The current BBC Radio 4 series “Parting Shots” which recounts the practice by British Ambassadors and High Commissioners of sending a valedictory despatch on completion of their posting overseas has raised a few eyebrows around Africa and beyond. Traditionally outgoing ambassadors had complete freedom to write whatever they wished in their final despatch home – about the post they were leaving, about the governments they had served and about the Diplomatic Service itself. Such reports were not for media or public consumption but they were usually circulated widely around the corridors of power in Whitehall and to posts overseas. But thanks to the Freedom of Information Act, the BBC has managed to obtain some of these often highly colourful reports and the broadcasting of them has ruffled a few feathers.
Sir David Hunt, the outgoing British High Commissioner in Nigeria, wrote in his valedictory despatch in 1969:
“Africans as a whole are not only not averse to cutting off their nose to spite their face, they regard such an operation as a triumph of cosmetic surgery.”
Sir Michael Weir, the outgoing ambassador in Egypt, wrote in 1985:
“I have not met any other Arabs who are capable of laughing at their own foibles; in Egypt making irreverent jokes about authority is a national sport.”
During my many years in the British Diplomatic Service I always looked forward to reading my colleagues’ valedictory despatches. They were invariably well written and often quite witty and thought provoking.
Roger Pinsent, the outgoing ambassador in Nicaragua, wrote in 1967:
“The approaches to the towns are squalid to a degree that shocks the visitor from Europe. On arrival we unwittingly caused offence by inquiring the name of the first village we passed through. It turned out to be the capital city, Managua.”
While Lord Moran, the High Commissioner to Canada, wrote on his departure from Ottawa in 1969:
“One does not encounter here the ferocious competition of talent that takes place in the United Kingdom….anyone who is even moderately good at whatever they do – in literature, the theatre, skiing or whatever- tends to become a national figure.”
For those ambassadors and high commissioners heading for retirement, they would often use their valedictories to fire a parting shot at our masters back in London, without the fear of a reprimand or threat of demotion or an unwanted posting. In my own case I criticised the burdensome bureaucracy imposed by the Foreign Office on small remote hard working posts and the attempts to micro manage them from thousands of miles away without any real appreciation of the difficulties faced on the ground. For example, at the start of this century all British diplomatic posts overseas were instructed to stand by their machines at one minute past midnight into the new year to ensure that “the millennium bug” had not paralysed our computers. I pointed out that as I was serving in a war-torn country without electricity, running water, working telephones, adequate medical facilities and limited food stocks, this did not seem to be a priority locally and therefore I did not see the point of disrupting our new year celebrations!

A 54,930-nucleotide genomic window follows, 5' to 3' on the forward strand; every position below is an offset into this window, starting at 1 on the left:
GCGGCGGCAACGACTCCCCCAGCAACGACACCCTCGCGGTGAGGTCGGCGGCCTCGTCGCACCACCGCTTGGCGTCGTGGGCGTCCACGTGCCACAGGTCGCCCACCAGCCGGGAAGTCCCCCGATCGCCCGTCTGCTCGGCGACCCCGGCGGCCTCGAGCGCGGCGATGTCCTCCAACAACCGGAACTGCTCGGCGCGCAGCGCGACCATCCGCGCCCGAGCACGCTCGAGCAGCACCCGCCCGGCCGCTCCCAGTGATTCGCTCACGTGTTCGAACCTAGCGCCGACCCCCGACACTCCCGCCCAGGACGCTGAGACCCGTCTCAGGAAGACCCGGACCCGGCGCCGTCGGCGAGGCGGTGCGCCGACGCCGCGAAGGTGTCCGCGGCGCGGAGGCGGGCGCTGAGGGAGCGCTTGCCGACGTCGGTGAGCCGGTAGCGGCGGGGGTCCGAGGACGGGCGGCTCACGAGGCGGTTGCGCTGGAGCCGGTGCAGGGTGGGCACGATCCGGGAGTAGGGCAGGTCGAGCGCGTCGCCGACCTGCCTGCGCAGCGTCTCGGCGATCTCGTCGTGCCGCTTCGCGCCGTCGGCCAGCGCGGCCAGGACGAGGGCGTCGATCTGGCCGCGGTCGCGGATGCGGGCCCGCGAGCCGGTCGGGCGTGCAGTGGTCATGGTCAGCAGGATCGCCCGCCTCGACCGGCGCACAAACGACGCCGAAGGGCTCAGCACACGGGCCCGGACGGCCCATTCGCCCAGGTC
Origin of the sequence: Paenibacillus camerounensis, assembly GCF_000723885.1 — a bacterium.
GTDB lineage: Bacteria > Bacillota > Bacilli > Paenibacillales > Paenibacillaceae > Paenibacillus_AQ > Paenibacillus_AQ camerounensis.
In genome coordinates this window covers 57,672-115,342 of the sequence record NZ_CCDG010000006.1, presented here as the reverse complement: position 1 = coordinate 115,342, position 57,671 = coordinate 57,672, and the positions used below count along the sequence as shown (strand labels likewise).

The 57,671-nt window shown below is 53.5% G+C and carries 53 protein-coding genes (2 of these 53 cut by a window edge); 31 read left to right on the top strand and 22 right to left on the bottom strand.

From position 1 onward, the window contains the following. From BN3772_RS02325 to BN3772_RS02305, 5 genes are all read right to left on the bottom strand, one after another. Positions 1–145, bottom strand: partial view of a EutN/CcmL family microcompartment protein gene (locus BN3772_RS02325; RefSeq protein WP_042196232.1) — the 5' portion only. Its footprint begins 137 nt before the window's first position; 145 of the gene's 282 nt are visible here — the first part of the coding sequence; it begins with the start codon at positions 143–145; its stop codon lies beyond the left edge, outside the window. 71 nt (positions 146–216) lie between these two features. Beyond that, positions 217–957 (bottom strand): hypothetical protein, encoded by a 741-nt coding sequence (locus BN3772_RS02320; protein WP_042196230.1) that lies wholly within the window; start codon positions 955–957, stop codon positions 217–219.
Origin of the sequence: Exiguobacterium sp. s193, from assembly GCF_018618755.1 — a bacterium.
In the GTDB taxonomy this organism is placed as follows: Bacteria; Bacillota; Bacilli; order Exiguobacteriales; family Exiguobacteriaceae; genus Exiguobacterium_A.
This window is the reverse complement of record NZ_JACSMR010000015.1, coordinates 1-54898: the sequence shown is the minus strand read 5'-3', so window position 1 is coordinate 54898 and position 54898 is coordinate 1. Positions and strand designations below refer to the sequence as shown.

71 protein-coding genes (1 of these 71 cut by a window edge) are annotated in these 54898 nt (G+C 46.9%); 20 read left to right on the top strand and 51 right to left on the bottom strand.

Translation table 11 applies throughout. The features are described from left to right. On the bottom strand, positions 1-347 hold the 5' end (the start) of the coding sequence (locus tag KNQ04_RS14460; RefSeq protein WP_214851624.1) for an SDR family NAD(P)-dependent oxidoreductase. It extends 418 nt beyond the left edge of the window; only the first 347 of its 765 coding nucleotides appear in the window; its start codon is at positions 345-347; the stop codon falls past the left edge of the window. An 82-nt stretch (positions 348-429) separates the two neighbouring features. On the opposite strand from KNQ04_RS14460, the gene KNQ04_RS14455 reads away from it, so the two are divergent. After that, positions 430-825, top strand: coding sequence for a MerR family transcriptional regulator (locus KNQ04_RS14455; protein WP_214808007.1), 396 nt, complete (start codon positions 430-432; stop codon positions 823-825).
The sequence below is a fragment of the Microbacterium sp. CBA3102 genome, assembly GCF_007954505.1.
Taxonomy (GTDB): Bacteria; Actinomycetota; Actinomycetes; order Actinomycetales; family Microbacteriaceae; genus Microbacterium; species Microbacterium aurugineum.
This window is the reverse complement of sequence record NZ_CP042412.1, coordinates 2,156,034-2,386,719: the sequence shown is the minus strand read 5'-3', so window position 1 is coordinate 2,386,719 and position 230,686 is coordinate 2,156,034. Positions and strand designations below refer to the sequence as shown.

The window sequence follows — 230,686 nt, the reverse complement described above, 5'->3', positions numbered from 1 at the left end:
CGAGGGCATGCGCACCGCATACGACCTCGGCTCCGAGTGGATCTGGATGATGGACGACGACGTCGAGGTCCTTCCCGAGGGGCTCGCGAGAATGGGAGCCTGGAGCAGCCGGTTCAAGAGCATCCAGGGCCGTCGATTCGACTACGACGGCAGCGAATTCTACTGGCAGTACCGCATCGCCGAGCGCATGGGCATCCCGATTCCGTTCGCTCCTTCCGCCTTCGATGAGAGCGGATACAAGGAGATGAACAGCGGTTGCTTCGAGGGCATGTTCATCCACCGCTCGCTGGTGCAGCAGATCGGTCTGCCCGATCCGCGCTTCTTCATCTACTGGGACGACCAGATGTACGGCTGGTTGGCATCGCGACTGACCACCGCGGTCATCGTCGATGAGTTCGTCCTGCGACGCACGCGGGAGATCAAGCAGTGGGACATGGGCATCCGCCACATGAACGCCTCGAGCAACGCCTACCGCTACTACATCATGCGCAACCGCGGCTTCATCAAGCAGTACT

Those extracts quoted above, such as Sir David Hunt’s, are somewhat out of context with the usual flavour of these reports. Generally I found most of my colleagues, especially in Africa, not only wrote frankly and knowledgeably but also warmly and sympathetically about the countries in which they were serving. I certainly much admired the resilience and fortitude of the Ethiopians, the Ugandans and the Sierra Leoneans with whom I lived in the face of so many appalling tragedies. Indeed I questioned whether the average person in Britain would be prepared to sacrifice as much as the average Sierra Leonean for the cause of democracy?
Sadly the practice of sending valedictory despatches was stopped by the Labour government in 2006. Too many of them were being leaked to the media and thereby causing the government too much embarrassment. The final straw came in the leaked despatch of Sir Ivor Roberts, the outgoing ambassador in Rome, in which he said:
“Can it be that in wading through the plethora of business plans, capability reviews, skills audits, zero-based reviews and other excrescences of the management age, we have indeed forgotten what diplomacy is all about.” How right he is!
The writer, Peter Penfold is a member of our Editorial Board and a former British High Commissioner to Sierra Leone (1997-2000)